I had a chat with Fatoumata Diawara ahead of her appearance at WOMADelaide 2019.
Brian: First of all, many congratulations on your nomination for this yearâ€™s Grammy Awards for your album Fenfo. Will you be attending the Awards Ceremony?
Fatou: Yes, I’m going to go, definitely. Last year it was the Victoires de la Musique in France, so I’m familiar with the significance of the ceremonies.
Brian: Many West African artists weâ€™ve had at WOMADelaide have been in the wall of sound tradition, with horns, electric guitars and kora all competing for attention. But your new album Fenfo is much more spacious and open in style. Is that the style you prefer to use?
Fatou: There are two different energies emerging. A recording is always very intimate, like a painting; it’s like going into my spirit. It’s going into the deeper side of my ancestral background. It’s very special to me. I don’t have to perform; I just need to be myself. I think this is my style.
But on stage I’m a totally different person. I’m very energetic; there’s dancing; I could do rock’n’roll. I like people to feel good; I feel my music has a healing spirit, so I like people to feel free, to let it go.
Brian: You have a strong sense of responsibility as a role model, particularly for the empowerment of women whoâ€™ve suffered greatly through gender inequality. Do you see signs of hope in the attitudes of young people in Mali?
Fatou: Every time I go to Bamako now, I’m very surprised how much the new generation is following my music. Every generation needs a voice. It’s not the old mentality; it’s a different mentality now. The ways that I write my songs are more adapted to the new generation. Music is doing a great job in moving the conversation forward.
Brian: Years ago, when the jihadists invaded Timbuktu, they targeted musicians and burned instruments. What do you think has been the ongoing impact on music in Mali?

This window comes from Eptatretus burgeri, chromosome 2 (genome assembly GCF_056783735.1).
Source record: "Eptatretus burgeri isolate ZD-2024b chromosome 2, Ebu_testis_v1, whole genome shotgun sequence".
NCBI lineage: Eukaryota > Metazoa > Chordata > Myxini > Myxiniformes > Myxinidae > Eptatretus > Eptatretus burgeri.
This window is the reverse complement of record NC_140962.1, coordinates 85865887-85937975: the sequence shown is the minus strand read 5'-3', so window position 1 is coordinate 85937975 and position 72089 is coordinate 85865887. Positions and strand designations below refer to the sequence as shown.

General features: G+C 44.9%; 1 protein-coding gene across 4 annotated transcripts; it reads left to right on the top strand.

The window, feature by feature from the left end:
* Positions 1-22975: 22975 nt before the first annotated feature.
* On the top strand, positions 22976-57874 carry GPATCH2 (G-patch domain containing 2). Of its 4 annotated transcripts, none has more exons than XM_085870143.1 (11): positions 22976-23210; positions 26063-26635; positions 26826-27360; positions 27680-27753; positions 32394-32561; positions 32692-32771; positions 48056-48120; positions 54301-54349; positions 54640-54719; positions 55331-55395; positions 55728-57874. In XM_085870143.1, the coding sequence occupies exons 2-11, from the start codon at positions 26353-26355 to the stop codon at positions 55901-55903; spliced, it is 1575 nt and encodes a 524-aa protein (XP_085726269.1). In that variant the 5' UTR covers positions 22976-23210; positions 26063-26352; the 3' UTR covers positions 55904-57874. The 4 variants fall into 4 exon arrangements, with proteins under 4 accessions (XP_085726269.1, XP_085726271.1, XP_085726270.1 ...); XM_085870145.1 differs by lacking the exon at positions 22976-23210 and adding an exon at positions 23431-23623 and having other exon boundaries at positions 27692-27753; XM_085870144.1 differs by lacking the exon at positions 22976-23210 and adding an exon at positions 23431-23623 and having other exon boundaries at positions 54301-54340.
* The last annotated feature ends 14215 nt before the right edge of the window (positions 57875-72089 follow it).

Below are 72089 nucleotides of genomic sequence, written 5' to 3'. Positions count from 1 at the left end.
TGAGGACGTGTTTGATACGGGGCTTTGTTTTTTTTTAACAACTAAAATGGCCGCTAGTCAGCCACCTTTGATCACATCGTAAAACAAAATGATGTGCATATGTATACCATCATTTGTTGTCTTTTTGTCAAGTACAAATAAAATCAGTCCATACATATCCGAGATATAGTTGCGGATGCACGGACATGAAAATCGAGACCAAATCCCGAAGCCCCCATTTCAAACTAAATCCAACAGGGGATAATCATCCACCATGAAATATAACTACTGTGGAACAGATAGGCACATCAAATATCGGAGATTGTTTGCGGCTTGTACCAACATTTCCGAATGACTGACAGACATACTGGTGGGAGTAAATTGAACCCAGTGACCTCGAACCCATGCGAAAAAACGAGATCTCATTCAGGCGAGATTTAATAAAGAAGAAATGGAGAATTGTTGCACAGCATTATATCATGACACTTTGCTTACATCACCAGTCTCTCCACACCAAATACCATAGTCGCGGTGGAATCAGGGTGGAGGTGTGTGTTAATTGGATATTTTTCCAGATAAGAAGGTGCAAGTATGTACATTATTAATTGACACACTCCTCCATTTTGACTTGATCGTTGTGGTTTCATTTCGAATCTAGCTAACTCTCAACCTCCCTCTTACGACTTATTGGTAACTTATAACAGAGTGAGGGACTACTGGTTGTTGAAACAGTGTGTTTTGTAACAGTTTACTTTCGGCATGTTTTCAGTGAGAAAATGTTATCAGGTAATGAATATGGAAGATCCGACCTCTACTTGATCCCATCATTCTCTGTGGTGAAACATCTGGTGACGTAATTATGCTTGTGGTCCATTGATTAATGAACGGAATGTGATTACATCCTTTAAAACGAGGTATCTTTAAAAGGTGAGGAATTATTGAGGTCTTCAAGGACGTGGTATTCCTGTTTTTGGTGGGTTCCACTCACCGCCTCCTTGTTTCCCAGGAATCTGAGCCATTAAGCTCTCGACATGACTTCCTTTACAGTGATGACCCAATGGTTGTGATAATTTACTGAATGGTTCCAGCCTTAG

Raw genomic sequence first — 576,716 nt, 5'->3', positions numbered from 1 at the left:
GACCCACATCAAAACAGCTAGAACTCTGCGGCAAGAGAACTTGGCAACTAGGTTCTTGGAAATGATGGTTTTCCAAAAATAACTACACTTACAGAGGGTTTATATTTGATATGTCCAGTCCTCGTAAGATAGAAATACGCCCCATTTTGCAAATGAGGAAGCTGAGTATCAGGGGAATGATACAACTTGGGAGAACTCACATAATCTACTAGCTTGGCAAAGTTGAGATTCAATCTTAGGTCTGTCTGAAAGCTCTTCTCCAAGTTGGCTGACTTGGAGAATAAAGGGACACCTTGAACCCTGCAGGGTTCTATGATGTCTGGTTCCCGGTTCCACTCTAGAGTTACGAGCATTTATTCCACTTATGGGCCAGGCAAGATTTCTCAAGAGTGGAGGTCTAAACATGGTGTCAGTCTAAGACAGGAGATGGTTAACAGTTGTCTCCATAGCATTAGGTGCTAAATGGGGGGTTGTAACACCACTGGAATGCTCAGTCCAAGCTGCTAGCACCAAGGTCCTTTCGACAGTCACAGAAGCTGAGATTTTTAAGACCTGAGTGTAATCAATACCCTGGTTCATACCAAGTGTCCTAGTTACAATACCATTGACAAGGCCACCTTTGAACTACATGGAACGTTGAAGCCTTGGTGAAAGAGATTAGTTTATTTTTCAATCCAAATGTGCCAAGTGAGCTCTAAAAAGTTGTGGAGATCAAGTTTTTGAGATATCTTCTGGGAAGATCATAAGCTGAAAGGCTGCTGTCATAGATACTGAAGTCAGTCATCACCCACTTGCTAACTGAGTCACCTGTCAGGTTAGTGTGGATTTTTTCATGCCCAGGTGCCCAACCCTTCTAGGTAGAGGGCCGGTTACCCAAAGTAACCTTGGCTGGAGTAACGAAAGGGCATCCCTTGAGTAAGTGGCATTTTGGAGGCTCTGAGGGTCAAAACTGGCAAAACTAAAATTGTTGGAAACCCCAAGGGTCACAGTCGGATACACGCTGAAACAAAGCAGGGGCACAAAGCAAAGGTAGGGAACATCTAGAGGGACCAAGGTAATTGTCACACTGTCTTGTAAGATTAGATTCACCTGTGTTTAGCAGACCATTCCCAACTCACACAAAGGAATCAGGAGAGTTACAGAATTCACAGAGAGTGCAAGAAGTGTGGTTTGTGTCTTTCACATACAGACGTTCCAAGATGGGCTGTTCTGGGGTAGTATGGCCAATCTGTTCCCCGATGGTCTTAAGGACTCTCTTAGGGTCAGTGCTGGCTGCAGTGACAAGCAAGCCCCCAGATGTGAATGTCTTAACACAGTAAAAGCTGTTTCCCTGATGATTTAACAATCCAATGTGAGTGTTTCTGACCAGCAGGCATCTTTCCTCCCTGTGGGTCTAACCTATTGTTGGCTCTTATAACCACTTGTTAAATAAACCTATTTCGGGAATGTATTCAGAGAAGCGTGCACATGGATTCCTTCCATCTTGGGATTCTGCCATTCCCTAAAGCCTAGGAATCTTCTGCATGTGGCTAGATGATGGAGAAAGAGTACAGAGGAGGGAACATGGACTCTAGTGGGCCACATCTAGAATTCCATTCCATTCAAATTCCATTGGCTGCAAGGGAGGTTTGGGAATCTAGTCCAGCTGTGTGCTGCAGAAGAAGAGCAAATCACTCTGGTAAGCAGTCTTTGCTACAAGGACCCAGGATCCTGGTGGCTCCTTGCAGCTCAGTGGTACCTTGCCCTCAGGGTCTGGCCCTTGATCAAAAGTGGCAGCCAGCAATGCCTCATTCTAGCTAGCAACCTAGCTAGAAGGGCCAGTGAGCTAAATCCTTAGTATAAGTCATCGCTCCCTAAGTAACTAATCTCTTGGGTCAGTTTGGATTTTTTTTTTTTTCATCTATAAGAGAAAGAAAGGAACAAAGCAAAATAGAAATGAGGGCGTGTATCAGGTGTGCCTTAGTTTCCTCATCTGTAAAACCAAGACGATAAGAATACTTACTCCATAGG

Fatou: I think we can say it was in one way positive. It was difficult for sure. It was impossible for people in Mali to understand that some people could actually hate music. How crazy is that? Don’t do that to Malian people. Toumani DiabatĂ©, Sidiki DiabatĂ© – we all came together to say “don’t touch the music; it’s the only thing we still have”. Music is the most important thing, even more important than politics. Music is an education. That’s why I took seven years to write for my new album.
Brian: Youâ€™re a storyteller through your music, and in your song Nterini from new album Fenfo you tell the story of migration from the point of view of someone whose love has gone away in search of a better life. What is the background to that story?
Fatou: We wanted to record the video in Ethiopiaâ€™s Afar Valley because it has such significance as a site of our female ancestors. For us it’s a reminder that we humans are not much different from one another, even if we look different. Who’s to say whose blood is more pure, or the most important? I like to remind people that migrants who have made their way to Europe all come from somewhere, a place and a culture. Just because they have decided to move doesn’t mean they should lose their dignity.
Brian: We’re very much looking forward to seeing you on stage at WOMADelaide, particularly your collaboration with SĂ©kou Bah, one of Mali’s finest bass players.
Fatou; We are very excited to come too. We have two weeks in America, and then we head to WOMADelaide.